Swollen Lymph Nodes in Neck Explained
Learn more about the causes and treatment options for swollen neck lymph nodes here.
The most common cause of swollen lymph nodes in the neck is a viral infection such as the common cold. Bacterial infections that can cause swollen neck lymph nodes include an infected tooth and strep throat. Immune system disorders and some types of cancer can also lead to swollen neck lymph nodes.
The vast majority of people with swollen lymph nodes will not have a cancerous or bacterial cause. This is especially the case in children.
Common infectious causes of swollen neck lymph nodes
The more common infectious causes of swollen neck lymph nodes include viral and bacterial infections. Left untreated, some of these diseases can lead to serious complications and secondary illnesses. Infections that commonly cause swollen neck lymph nodes include:
- common cold (viral respiratory infection)
- ear infection
- infected tooth (abscessed tooth)
- influenza (flu)
- measles (contagious viral infection also known as rubeola)
- German measles (contagious viral infection also known as rubella)
- mononucleosis (viral infection)
- mumps (viral infection that affects the salivary glands in the neck)
- strep throat (bacterial throat infection)
- tonsillitis (inflammation of the tonsils in the back of the throat)
- abrasions of the skin around the neck and in the scalp, such as repeated scratching of the scalp, or infected ear piercings
Treating common infectious causes of swollen neck lymph nodes
Treatment of swollen neck lymph nodes due to infectious causes may include:
- treating the underlying cause
- antibiotic treatment
- antiviral therapy
- antifungal therapy
Other infectious causes of swollen neck lymph nodes
Less common, but potentially life threatening infectious diseases that cause swollen neck lymph nodes include:
- cat scratch fever (bacterial infection from being scratched or bitten by a cat that carries the bacteria)
- cellulitis (bacterial skin infection)
- infected wound
- certain sexually transmitted infections
- toxoplasmosis (parasitic infection)
- tuberculosis (serious infection affecting the lungs and other organs)
Treating less common causes of swollen neck lymph nodes
Treating the less common causes of swollen neck lymph nodes will depend on the cause itself.
Autoimmune diseases that cause swollen neck lymph nodes
Treating autoimmune causes of swollen neck lymph nodes
The treatment options for autoimmune causes of swollen neck lymph nodes will depend on the causes, for example:
Cancers that can cause swollen neck lymph nodes
- Hodgkin’s lymphoma (Hodgkin’s disease)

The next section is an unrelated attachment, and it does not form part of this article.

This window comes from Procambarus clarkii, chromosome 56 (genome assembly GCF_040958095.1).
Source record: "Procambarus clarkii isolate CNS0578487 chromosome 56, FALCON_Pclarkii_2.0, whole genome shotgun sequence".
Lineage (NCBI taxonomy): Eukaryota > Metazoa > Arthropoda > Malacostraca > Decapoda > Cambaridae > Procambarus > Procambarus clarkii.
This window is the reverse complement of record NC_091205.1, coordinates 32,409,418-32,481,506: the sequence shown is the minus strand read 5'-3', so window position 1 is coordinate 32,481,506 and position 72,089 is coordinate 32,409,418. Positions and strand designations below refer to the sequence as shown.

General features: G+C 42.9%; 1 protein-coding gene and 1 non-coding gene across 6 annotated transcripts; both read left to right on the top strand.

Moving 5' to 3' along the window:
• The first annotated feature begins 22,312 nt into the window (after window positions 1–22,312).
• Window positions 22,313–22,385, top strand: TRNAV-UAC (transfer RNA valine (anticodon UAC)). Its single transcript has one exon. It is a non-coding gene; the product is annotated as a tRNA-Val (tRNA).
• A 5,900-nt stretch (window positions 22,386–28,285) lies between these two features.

- metastasized cancer that has traveled to the lymph nodes
- non-Hodgkin’s lymphoma
- head and neck cancer
Treating cancerous causes of swollen neck lymph nodes
Treatment for swollen neck lymph nodes will depend on the cause.
- Treatment options for when leukemia affects the lymph nodes include chemotherapy and biologics.
- Treatments for non-Hodgkin’s lymphoma include radiation therapy, targeted therapy, and stem cell transplants.
- Surgery for head and neck cancer may involve tumor removal or resection, laser surgery, or micrographic surgery.
Medications that can cause swollen neck lymph nodes
Medications that can cause swollen lymph nodes include:
If you are taking a medication that is causing your lymph nodes to swell, your doctor may recommend stopping that medication, swapping to another, and re-evaluating later if needed. Do not stop taking any medications without the approval of your doctor.
Swollen neck lymph nodes often occur with other symptoms that vary in severity depending on the underlying cause.
Symptoms that may occur along with swollen neck lymph nodes
Swollen neck lymph nodes may occur with other symptoms, including:
- bleeding gums
- cold or flu-like symptoms (runny nose, fatigue, fever, sore throat, headache, cough, aches, and pains)
- genital sores (indication of syphilis)
- joint pain
- tender, warm, and red lymph nodes
- unexplained loss of appetite
Serious symptoms that might indicate a life threatening condition
In some cases, swollen neck lymph nodes may occur with other symptoms that might indicate a serious or life threatening condition that should be evaluated in an emergency setting. Seek immediate medical care (call 911) if you, or someone you are with, have any of these symptoms:
Viral infections that cause swollen neck lymph nodes can often be treated with self-care measures at home and the swelling will go away as your body fights off the infection. Self-care measures include rest, drinking plenty of fluids, warm compresses, and over-the-counter pain relievers.
However, some infections that are due to bacteria or other pathogens need medical attention.
Seek prompt medical care if your lymph nodes have been swollen for more than 2 weeks, feel irregular, or are red, tender, hard, or if swelling is increasing.
Swollen neck lymph nodes due to a viral infection often get better without treatment.
For persistent or chronic swelling, redness, and pain, it is important to seek medical care because these are symptoms of a possible bacterial infection. Bacterial infections will need to be treated with antibiotics and a treatment plan designed by your doctor. Left untreated, a localized bacterial infection can spread to the blood and quickly become life threatening.
In addition, untreated or poorly controlled lymphoma, leukemia, and other cancers can spread and lead to loss of life.
Swollen neck lymph nodes are enlarged lymph nodes in the neck area and under the chin. Lymph nodes are small clusters of immune cells that function as part of the body’s immune system.
Swollen neck lymph nodes can result from infection, malignancy, and autoimmune disorders. Swollen neck lymph nodes are also known as lymphadenitis, lymphadenopathy, swollen nodes, or swollen glands.